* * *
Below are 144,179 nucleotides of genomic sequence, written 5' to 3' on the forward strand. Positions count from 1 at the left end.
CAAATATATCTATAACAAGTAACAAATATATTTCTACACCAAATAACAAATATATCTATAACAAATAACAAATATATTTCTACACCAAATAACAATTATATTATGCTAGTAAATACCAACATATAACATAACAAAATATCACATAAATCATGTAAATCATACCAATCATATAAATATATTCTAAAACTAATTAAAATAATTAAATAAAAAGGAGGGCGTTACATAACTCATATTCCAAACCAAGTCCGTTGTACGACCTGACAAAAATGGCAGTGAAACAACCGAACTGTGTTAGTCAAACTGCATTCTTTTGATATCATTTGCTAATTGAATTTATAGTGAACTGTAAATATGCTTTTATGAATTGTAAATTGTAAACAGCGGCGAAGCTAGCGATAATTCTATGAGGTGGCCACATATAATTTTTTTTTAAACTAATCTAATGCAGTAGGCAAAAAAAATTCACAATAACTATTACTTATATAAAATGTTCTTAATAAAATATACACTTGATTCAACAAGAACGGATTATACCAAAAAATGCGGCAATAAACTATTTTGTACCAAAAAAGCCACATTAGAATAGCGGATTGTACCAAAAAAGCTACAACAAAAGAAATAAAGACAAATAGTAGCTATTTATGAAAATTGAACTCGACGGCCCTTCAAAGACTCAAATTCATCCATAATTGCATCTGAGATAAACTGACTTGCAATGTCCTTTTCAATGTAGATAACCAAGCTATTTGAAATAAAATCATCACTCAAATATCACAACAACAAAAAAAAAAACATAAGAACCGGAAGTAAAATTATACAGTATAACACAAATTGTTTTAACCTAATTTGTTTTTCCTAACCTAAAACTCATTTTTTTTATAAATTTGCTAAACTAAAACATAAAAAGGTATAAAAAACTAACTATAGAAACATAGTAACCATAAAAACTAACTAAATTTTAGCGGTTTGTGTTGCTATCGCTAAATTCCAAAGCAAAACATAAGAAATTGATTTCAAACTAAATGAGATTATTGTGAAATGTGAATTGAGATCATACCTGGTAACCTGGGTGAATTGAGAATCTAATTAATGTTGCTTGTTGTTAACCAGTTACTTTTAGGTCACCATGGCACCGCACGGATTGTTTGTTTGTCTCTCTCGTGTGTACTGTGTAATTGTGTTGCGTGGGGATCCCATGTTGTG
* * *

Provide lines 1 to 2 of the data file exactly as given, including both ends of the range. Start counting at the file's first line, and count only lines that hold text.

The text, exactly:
Below are 144,179 nucleotides of genomic sequence, written 5' to 3' on the forward strand. Positions count from 1 at the left end.
CAAATATATCTATAACAAGTAACAAATATATTTCTACACCAAATAACAAATATATCTATAACAAATAACAAATATATTTCTACACCAAATAACAATTATATTATGCTAGTAAATACCAACATATAACATAACAAAATATCACATAAATCATGTAAATCATACCAATCATATAAATATATTCTAAAACTAATTAAAATAATTAAATAAAAAGGAGGGCGTTACATAACTCATATTCCAAACCAAGTCCGTTGTACGACCTGACAAAAATGGCAGTGAAACAACCGAACTGTGTTAGTCAAACTGCATTCTTTTGATATCATTTGCTAATTGAATTTATAGTGAACTGTAAATATGCTTTTATGAATTGTAAATTGTAAACAGCGGCGAAGCTAGCGATAATTCTATGAGGTGGCCACATATAATTTTTTTTTAAACTAATCTAATGCAGTAGGCAAAAAAAATTCACAATAACTATTACTTATATAAAATGTTCTTAATAAAATATACACTTGATTCAACAAGAACGGATTATACCAAAAAATGCGGCAATAAACTATTTTGTACCAAAAAAGCCACATTAGAATAGCGGATTGTACCAAAAAAGCTACAACAAAAGAAATAAAGACAAATAGTAGCTATTTATGAAAATTGAACTCGACGGCCCTTCAAAGACTCAAATTCATCCATAATTGCATCTGAGATAAACTGACTTGCAATGTCCTTTTCAATGTAGATAACCAAGCTATTTGAAATAAAATCATCACTCAAATATCACAACAACAAAAAAAAAAACATAAGAACCGGAAGTAAAATTATACAGTATAACACAAATTGTTTTAACCTAATTTGTTTTTCCTAACCTAAAACTCATTTTTTTTATAAATTTGCTAAACTAAAACATAAAAAGGTATAAAAAACTAACTATAGAAACATAGTAACCATAAAAACTAACTAAATTTTAGCGGTTTGTGTTGCTATCGCTAAATTCCAAAGCAAAACATAAGAAATTGATTTCAAACTAAATGAGATTATTGTGAAATGTGAATTGAGATCATACCTGGTAACCTGGGTGAATTGAGAATCTAATTAATGTTGCTTGTTGTTAACCAGTTACTTTTAGGTCACCATGGCACCGCACGGATTGTTTGTTTGTCTCTCTCGTGTGTACTGTGTAATTGTGTTGCGTGGGGATCCCATGTTGTG